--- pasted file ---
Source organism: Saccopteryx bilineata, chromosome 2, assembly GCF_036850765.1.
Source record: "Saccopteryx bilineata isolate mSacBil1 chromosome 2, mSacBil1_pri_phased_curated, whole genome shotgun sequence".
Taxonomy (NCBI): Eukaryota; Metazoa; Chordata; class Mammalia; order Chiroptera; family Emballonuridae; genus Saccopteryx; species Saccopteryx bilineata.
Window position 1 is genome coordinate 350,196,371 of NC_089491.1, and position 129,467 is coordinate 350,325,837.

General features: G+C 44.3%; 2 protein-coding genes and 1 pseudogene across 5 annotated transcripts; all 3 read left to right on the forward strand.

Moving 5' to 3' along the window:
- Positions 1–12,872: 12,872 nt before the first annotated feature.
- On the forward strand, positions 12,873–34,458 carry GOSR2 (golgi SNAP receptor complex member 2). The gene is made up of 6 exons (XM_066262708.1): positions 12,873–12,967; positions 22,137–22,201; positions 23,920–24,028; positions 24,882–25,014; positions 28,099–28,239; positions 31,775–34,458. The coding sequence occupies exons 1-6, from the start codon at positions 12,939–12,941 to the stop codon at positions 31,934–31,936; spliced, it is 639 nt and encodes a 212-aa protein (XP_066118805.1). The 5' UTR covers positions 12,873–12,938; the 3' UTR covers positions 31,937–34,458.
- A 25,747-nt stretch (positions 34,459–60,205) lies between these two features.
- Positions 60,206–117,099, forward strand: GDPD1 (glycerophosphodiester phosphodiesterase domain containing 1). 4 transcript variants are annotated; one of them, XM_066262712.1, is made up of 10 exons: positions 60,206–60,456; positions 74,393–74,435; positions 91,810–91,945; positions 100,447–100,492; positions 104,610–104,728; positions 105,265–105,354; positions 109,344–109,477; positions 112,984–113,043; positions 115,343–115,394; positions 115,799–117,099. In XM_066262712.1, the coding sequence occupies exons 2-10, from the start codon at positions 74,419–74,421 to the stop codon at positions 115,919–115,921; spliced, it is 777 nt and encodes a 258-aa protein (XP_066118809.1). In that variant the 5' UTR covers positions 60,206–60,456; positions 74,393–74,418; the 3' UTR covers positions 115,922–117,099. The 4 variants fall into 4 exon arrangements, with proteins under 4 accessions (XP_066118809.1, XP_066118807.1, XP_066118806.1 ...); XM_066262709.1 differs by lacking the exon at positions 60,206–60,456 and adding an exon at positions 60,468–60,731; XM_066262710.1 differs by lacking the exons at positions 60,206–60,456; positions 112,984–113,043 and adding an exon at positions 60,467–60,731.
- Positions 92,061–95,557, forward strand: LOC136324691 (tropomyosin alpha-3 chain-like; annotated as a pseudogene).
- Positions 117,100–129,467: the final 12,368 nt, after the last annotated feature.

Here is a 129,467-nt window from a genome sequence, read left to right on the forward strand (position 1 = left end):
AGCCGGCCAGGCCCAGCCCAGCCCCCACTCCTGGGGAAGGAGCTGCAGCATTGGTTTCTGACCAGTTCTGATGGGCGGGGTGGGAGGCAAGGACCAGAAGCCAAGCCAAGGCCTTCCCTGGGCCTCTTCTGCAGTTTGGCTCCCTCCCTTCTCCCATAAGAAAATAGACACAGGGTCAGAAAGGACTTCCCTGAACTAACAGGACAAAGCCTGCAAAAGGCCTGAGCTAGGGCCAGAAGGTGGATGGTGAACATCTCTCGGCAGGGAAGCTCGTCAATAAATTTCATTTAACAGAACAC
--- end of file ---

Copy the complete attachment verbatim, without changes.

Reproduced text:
Source organism: Saccopteryx bilineata, chromosome 2, assembly GCF_036850765.1.
Source record: "Saccopteryx bilineata isolate mSacBil1 chromosome 2, mSacBil1_pri_phased_curated, whole genome shotgun sequence".
Taxonomy (NCBI): Eukaryota; Metazoa; Chordata; class Mammalia; order Chiroptera; family Emballonuridae; genus Saccopteryx; species Saccopteryx bilineata.
Window position 1 is genome coordinate 350,196,371 of NC_089491.1, and position 129,467 is coordinate 350,325,837.

General features: G+C 44.3%; 2 protein-coding genes and 1 pseudogene across 5 annotated transcripts; all 3 read left to right on the forward strand.

Moving 5' to 3' along the window:
- Positions 1–12,872: 12,872 nt before the first annotated feature.
- On the forward strand, positions 12,873–34,458 carry GOSR2 (golgi SNAP receptor complex member 2). The gene is made up of 6 exons (XM_066262708.1): positions 12,873–12,967; positions 22,137–22,201; positions 23,920–24,028; positions 24,882–25,014; positions 28,099–28,239; positions 31,775–34,458. The coding sequence occupies exons 1-6, from the start codon at positions 12,939–12,941 to the stop codon at positions 31,934–31,936; spliced, it is 639 nt and encodes a 212-aa protein (XP_066118805.1). The 5' UTR covers positions 12,873–12,938; the 3' UTR covers positions 31,937–34,458.
- A 25,747-nt stretch (positions 34,459–60,205) lies between these two features.
- Positions 60,206–117,099, forward strand: GDPD1 (glycerophosphodiester phosphodiesterase domain containing 1). 4 transcript variants are annotated; one of them, XM_066262712.1, is made up of 10 exons: positions 60,206–60,456; positions 74,393–74,435; positions 91,810–91,945; positions 100,447–100,492; positions 104,610–104,728; positions 105,265–105,354; positions 109,344–109,477; positions 112,984–113,043; positions 115,343–115,394; positions 115,799–117,099. In XM_066262712.1, the coding sequence occupies exons 2-10, from the start codon at positions 74,419–74,421 to the stop codon at positions 115,919–115,921; spliced, it is 777 nt and encodes a 258-aa protein (XP_066118809.1). In that variant the 5' UTR covers positions 60,206–60,456; positions 74,393–74,418; the 3' UTR covers positions 115,922–117,099. The 4 variants fall into 4 exon arrangements, with proteins under 4 accessions (XP_066118809.1, XP_066118807.1, XP_066118806.1 ...); XM_066262709.1 differs by lacking the exon at positions 60,206–60,456 and adding an exon at positions 60,468–60,731; XM_066262710.1 differs by lacking the exons at positions 60,206–60,456; positions 112,984–113,043 and adding an exon at positions 60,467–60,731.
- Positions 92,061–95,557, forward strand: LOC136324691 (tropomyosin alpha-3 chain-like; annotated as a pseudogene).
- Positions 117,100–129,467: the final 12,368 nt, after the last annotated feature.

Here is a 129,467-nt window from a genome sequence, read left to right on the forward strand (position 1 = left end):
AGCCGGCCAGGCCCAGCCCAGCCCCCACTCCTGGGGAAGGAGCTGCAGCATTGGTTTCTGACCAGTTCTGATGGGCGGGGTGGGAGGCAAGGACCAGAAGCCAAGCCAAGGCCTTCCCTGGGCCTCTTCTGCAGTTTGGCTCCCTCCCTTCTCCCATAAGAAAATAGACACAGGGTCAGAAAGGACTTCCCTGAACTAACAGGACAAAGCCTGCAAAAGGCCTGAGCTAGGGCCAGAAGGTGGATGGTGAACATCTCTCGGCAGGGAAGCTCGTCAATAAATTTCATTTAACAGAACAC